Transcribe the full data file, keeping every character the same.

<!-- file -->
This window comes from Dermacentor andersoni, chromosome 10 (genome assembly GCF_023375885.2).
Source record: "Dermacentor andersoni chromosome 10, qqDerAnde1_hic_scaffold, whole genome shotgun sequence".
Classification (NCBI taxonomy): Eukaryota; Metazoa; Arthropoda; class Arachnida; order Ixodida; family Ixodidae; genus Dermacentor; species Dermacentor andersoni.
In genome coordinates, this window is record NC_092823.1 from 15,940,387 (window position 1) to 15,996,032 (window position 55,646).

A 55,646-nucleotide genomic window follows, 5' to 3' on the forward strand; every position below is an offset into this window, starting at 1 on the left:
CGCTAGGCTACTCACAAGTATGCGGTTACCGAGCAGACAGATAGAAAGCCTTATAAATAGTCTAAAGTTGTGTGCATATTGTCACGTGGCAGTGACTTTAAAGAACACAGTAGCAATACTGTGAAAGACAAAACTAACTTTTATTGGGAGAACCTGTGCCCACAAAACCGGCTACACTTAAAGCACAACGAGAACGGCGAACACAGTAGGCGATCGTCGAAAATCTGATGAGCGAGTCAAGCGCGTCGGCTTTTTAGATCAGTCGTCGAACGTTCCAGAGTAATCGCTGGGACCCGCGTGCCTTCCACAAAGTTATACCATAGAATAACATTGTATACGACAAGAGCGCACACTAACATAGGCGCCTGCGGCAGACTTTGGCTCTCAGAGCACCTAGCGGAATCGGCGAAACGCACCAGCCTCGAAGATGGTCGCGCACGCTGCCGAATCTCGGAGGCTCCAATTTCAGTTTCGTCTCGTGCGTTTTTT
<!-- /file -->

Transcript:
This window comes from Dermacentor andersoni, chromosome 10 (genome assembly GCF_023375885.2).
Source record: "Dermacentor andersoni chromosome 10, qqDerAnde1_hic_scaffold, whole genome shotgun sequence".
Classification (NCBI taxonomy): Eukaryota; Metazoa; Arthropoda; class Arachnida; order Ixodida; family Ixodidae; genus Dermacentor; species Dermacentor andersoni.
In genome coordinates, this window is record NC_092823.1 from 15,940,387 (window position 1) to 15,996,032 (window position 55,646).

A 55,646-nucleotide genomic window follows, 5' to 3' on the forward strand; every position below is an offset into this window, starting at 1 on the left:
CGCTAGGCTACTCACAAGTATGCGGTTACCGAGCAGACAGATAGAAAGCCTTATAAATAGTCTAAAGTTGTGTGCATATTGTCACGTGGCAGTGACTTTAAAGAACACAGTAGCAATACTGTGAAAGACAAAACTAACTTTTATTGGGAGAACCTGTGCCCACAAAACCGGCTACACTTAAAGCACAACGAGAACGGCGAACACAGTAGGCGATCGTCGAAAATCTGATGAGCGAGTCAAGCGCGTCGGCTTTTTAGATCAGTCGTCGAACGTTCCAGAGTAATCGCTGGGACCCGCGTGCCTTCCACAAAGTTATACCATAGAATAACATTGTATACGACAAGAGCGCACACTAACATAGGCGCCTGCGGCAGACTTTGGCTCTCAGAGCACCTAGCGGAATCGGCGAAACGCACCAGCCTCGAAGATGGTCGCGCACGCTGCCGAATCTCGGAGGCTCCAATTTCAGTTTCGTCTCGTGCGTTTTTT